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Scientists develop novel aggregation-induced emission carbon dots for bioimaging

The date of: 2024-04-22
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source:phys.org


Carbon dots (CDs) are an intriguing class of nanomaterials that have attracted a great deal of attention in recent years. These carbon-based materials possess excellent fluorescence properties, making them highly appealing for a wide range of applications.

Researchers at the Suzhou Institute of Biomedical Engineering and Technology (SIBET) of the Chinese Academy of Sciences recently developed novel aggregation-induced emission (AIE) carbon dots (Y-CDs) for cellular imaging.

Results of this study were published in Materials & Design, titled "Rare earth-modified yellow carbon dots for long-term imaging in cells and zebrafish."

Despite their excellent properties, CDs are often limited by aggregation-induced quenching effects. In the solid or aggregated state, the fluorescence of CDs significantly decreases or even disappears, which has limited the development and application of CDs.

In this study, Dong Wenfei and his team of SIBET synthesized a novel AIE CDs by introducing rare earth elements (Yb and Er), called Y-CDs. Y-CDs exhibited excellent optical properties, including excitation-independent emission, pH-responsive and temperature-sensitive properties. "They were found to have low requirements in terms of incubation time, and could achieve good imaging effect when the incubation concentration was low," said Dong.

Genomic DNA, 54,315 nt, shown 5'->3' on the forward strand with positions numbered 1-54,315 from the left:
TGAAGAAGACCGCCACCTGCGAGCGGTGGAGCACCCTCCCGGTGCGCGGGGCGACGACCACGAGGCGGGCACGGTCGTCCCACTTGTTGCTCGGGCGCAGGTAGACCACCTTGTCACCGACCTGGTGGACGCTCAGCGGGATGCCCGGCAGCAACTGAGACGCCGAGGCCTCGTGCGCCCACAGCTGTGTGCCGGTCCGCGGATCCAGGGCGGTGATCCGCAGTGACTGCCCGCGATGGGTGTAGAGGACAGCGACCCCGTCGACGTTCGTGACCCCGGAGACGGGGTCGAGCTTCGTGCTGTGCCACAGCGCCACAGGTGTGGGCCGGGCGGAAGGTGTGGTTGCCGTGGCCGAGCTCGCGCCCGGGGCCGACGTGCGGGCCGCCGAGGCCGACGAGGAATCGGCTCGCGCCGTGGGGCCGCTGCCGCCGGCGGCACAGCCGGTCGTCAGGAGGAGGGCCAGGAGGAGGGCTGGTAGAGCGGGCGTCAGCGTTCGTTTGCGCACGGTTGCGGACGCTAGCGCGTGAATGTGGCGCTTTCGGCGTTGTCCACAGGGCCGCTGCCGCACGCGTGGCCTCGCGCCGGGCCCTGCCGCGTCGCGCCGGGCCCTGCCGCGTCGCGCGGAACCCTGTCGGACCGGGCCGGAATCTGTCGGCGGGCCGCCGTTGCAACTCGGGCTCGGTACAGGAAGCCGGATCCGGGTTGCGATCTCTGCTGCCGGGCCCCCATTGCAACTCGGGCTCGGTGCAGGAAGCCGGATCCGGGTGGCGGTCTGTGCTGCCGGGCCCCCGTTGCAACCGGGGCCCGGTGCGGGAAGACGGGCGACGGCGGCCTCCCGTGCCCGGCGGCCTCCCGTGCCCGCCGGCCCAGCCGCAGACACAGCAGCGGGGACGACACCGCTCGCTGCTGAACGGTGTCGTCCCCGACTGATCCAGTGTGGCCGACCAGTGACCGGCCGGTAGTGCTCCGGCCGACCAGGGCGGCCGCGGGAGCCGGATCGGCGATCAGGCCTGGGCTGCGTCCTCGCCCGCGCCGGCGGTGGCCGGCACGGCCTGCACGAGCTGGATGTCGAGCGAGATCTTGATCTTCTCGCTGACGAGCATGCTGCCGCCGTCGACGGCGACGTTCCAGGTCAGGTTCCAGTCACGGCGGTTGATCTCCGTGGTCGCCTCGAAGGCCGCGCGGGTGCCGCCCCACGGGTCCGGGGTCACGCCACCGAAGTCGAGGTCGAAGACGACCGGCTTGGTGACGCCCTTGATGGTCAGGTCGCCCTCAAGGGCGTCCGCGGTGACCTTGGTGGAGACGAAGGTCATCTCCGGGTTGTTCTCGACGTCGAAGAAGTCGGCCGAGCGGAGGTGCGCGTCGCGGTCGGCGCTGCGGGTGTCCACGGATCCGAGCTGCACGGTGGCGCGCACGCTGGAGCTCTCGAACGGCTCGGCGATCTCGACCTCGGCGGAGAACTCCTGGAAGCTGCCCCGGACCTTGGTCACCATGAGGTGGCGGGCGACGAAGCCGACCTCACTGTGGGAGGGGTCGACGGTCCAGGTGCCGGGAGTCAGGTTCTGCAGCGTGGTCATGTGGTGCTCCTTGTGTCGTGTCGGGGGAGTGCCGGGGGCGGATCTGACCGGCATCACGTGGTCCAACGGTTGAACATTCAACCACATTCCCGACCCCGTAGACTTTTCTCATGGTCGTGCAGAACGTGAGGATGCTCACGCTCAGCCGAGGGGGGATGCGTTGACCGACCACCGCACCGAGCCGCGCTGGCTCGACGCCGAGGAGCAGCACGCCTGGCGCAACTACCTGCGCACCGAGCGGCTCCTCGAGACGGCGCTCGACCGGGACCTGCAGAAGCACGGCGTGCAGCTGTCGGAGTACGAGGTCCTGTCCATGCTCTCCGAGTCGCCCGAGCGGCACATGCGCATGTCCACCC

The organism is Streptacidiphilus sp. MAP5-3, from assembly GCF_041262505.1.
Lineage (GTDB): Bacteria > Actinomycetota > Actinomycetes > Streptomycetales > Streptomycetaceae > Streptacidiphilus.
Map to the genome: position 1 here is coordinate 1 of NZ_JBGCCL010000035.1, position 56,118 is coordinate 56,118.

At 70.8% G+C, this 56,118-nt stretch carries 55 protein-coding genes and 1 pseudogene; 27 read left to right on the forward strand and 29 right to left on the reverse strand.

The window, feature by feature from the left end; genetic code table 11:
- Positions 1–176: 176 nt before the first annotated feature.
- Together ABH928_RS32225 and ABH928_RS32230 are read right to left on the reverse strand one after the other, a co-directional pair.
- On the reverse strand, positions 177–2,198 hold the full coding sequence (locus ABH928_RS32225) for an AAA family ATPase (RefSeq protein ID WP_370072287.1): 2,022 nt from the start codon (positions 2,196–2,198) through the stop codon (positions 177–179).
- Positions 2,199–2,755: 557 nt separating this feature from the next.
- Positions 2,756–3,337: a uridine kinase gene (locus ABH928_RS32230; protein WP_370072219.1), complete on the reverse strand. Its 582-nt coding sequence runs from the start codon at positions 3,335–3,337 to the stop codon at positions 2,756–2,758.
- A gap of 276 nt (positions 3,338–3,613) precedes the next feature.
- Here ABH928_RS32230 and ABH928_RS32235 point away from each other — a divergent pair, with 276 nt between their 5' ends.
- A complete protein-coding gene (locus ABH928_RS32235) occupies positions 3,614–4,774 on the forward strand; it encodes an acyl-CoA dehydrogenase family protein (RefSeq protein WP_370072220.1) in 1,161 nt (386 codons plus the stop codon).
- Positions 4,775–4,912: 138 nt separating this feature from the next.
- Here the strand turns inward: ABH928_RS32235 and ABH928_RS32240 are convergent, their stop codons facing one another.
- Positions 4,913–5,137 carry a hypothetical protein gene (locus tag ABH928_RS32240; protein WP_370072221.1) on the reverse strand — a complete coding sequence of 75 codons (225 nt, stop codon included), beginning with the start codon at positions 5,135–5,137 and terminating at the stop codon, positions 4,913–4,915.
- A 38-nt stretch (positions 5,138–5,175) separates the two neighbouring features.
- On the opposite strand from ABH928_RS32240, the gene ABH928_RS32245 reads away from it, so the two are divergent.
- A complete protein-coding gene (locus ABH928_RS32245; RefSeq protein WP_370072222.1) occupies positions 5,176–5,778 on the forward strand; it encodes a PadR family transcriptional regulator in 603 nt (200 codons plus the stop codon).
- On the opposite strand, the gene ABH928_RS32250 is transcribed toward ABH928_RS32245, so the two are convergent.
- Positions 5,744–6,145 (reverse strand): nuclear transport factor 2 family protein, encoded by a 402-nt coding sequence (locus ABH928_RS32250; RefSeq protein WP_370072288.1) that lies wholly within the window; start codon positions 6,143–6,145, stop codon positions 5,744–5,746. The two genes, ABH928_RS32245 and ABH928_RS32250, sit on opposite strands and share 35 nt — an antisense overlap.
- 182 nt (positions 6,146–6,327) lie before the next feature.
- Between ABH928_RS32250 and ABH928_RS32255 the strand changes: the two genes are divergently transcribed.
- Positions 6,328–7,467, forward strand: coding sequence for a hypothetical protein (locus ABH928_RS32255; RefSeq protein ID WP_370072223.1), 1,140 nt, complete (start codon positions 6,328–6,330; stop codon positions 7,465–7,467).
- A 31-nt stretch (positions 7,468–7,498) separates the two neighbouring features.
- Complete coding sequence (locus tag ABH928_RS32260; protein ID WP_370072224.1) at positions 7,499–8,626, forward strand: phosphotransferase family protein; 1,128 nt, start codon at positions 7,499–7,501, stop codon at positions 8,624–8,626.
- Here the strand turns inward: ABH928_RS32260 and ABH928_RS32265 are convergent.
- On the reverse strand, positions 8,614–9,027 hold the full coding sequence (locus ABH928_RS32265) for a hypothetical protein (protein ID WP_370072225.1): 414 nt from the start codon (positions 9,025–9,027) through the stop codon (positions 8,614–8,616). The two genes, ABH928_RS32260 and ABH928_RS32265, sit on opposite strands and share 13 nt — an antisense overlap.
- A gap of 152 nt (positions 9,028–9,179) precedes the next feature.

Y-CDs showed excellent nuclear targeting ability in HeLa cells. In zebrafish and zebrafish embryos, Y-CDs showed biocompatibility and safety in long-term imaging experiments, and enabled selective visualization of the crystalline and digestive systems of the zebrafish.

This study proves that Y-CDs can effectively penetrate zebrafish and zebrafish embryos and also have tissue affinity for juveniles, which provides a novel material choice for zebrafish imaging, according to Kou Xinyue, first author of the study.

The synthesized rare earth Y-CDs show great promise for a variety of imaging and biological sensing applications. Further research and development in this area could lead to the advancement of bioimaging techniques and the exploration of new applications in biology and medicine.



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